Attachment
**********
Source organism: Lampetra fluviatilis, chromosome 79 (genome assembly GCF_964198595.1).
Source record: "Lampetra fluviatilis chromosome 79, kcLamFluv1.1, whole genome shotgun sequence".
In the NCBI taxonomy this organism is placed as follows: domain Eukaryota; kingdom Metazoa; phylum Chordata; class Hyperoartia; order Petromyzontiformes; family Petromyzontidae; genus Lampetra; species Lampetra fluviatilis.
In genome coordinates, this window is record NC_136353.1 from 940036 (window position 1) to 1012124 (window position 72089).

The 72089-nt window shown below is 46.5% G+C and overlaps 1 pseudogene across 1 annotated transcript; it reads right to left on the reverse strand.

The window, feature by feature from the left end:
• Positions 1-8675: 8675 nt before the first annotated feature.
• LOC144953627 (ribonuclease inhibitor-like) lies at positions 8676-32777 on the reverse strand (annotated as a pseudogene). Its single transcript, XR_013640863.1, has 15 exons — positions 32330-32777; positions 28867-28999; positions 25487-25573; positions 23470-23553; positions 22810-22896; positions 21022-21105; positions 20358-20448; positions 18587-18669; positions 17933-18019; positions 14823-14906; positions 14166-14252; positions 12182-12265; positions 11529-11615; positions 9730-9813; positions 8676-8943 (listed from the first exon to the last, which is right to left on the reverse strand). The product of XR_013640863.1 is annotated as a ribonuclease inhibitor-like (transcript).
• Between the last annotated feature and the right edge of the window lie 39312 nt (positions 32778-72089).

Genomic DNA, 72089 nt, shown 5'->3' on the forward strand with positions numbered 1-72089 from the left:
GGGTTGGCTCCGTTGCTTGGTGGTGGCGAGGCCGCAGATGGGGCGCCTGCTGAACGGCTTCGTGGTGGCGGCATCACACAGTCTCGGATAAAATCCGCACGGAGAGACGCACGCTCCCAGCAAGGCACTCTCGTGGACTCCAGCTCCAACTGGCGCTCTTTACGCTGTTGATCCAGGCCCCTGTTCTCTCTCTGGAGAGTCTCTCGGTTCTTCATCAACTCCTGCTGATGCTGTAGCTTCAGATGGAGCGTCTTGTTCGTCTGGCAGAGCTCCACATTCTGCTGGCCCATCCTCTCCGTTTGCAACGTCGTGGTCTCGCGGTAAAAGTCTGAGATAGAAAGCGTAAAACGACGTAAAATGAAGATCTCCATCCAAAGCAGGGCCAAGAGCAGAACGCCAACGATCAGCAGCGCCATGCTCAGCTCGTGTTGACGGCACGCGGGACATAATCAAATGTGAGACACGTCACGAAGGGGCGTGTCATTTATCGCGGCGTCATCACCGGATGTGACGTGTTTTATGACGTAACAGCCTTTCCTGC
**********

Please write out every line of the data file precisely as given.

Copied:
Source organism: Lampetra fluviatilis, chromosome 79 (genome assembly GCF_964198595.1).
Source record: "Lampetra fluviatilis chromosome 79, kcLamFluv1.1, whole genome shotgun sequence".
In the NCBI taxonomy this organism is placed as follows: domain Eukaryota; kingdom Metazoa; phylum Chordata; class Hyperoartia; order Petromyzontiformes; family Petromyzontidae; genus Lampetra; species Lampetra fluviatilis.
In genome coordinates, this window is record NC_136353.1 from 940036 (window position 1) to 1012124 (window position 72089).

The 72089-nt window shown below is 46.5% G+C and overlaps 1 pseudogene across 1 annotated transcript; it reads right to left on the reverse strand.

The window, feature by feature from the left end:
• Positions 1-8675: 8675 nt before the first annotated feature.
• LOC144953627 (ribonuclease inhibitor-like) lies at positions 8676-32777 on the reverse strand (annotated as a pseudogene). Its single transcript, XR_013640863.1, has 15 exons — positions 32330-32777; positions 28867-28999; positions 25487-25573; positions 23470-23553; positions 22810-22896; positions 21022-21105; positions 20358-20448; positions 18587-18669; positions 17933-18019; positions 14823-14906; positions 14166-14252; positions 12182-12265; positions 11529-11615; positions 9730-9813; positions 8676-8943 (listed from the first exon to the last, which is right to left on the reverse strand). The product of XR_013640863.1 is annotated as a ribonuclease inhibitor-like (transcript).
• Between the last annotated feature and the right edge of the window lie 39312 nt (positions 32778-72089).

Genomic DNA, 72089 nt, shown 5'->3' on the forward strand with positions numbered 1-72089 from the left:
GGGTTGGCTCCGTTGCTTGGTGGTGGCGAGGCCGCAGATGGGGCGCCTGCTGAACGGCTTCGTGGTGGCGGCATCACACAGTCTCGGATAAAATCCGCACGGAGAGACGCACGCTCCCAGCAAGGCACTCTCGTGGACTCCAGCTCCAACTGGCGCTCTTTACGCTGTTGATCCAGGCCCCTGTTCTCTCTCTGGAGAGTCTCTCGGTTCTTCATCAACTCCTGCTGATGCTGTAGCTTCAGATGGAGCGTCTTGTTCGTCTGGCAGAGCTCCACATTCTGCTGGCCCATCCTCTCCGTTTGCAACGTCGTGGTCTCGCGGTAAAAGTCTGAGATAGAAAGCGTAAAACGACGTAAAATGAAGATCTCCATCCAAAGCAGGGCCAAGAGCAGAACGCCAACGATCAGCAGCGCCATGCTCAGCTCGTGTTGACGGCACGCGGGACATAATCAAATGTGAGACACGTCACGAAGGGGCGTGTCATTTATCGCGGCGTCATCACCGGATGTGACGTGTTTTATGACGTAACAGCCTTTCCTGC